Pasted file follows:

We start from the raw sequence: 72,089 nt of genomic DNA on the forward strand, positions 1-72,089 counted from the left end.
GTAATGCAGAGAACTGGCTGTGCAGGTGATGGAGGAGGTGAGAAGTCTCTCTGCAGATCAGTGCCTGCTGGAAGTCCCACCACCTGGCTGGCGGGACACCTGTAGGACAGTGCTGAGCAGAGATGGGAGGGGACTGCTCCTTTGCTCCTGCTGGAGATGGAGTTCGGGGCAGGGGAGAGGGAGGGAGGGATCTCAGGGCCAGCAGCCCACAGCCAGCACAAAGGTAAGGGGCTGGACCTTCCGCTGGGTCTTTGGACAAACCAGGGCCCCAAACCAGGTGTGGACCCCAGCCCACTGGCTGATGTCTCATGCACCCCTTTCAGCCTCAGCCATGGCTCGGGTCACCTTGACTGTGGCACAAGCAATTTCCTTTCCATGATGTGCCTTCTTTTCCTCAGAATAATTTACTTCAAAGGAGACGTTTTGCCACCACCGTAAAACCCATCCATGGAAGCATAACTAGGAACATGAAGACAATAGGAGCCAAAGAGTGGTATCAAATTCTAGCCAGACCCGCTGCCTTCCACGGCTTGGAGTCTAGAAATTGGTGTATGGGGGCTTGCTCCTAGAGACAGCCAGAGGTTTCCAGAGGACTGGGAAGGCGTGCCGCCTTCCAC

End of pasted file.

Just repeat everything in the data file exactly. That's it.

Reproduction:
We start from the raw sequence: 72,089 nt of genomic DNA on the forward strand, positions 1-72,089 counted from the left end.
GTAATGCAGAGAACTGGCTGTGCAGGTGATGGAGGAGGTGAGAAGTCTCTCTGCAGATCAGTGCCTGCTGGAAGTCCCACCACCTGGCTGGCGGGACACCTGTAGGACAGTGCTGAGCAGAGATGGGAGGGGACTGCTCCTTTGCTCCTGCTGGAGATGGAGTTCGGGGCAGGGGAGAGGGAGGGAGGGATCTCAGGGCCAGCAGCCCACAGCCAGCACAAAGGTAAGGGGCTGGACCTTCCGCTGGGTCTTTGGACAAACCAGGGCCCCAAACCAGGTGTGGACCCCAGCCCACTGGCTGATGTCTCATGCACCCCTTTCAGCCTCAGCCATGGCTCGGGTCACCTTGACTGTGGCACAAGCAATTTCCTTTCCATGATGTGCCTTCTTTTCCTCAGAATAATTTACTTCAAAGGAGACGTTTTGCCACCACCGTAAAACCCATCCATGGAAGCATAACTAGGAACATGAAGACAATAGGAGCCAAAGAGTGGTATCAAATTCTAGCCAGACCCGCTGCCTTCCACGGCTTGGAGTCTAGAAATTGGTGTATGGGGGCTTGCTCCTAGAGACAGCCAGAGGTTTCCAGAGGACTGGGAAGGCGTGCCGCCTTCCAC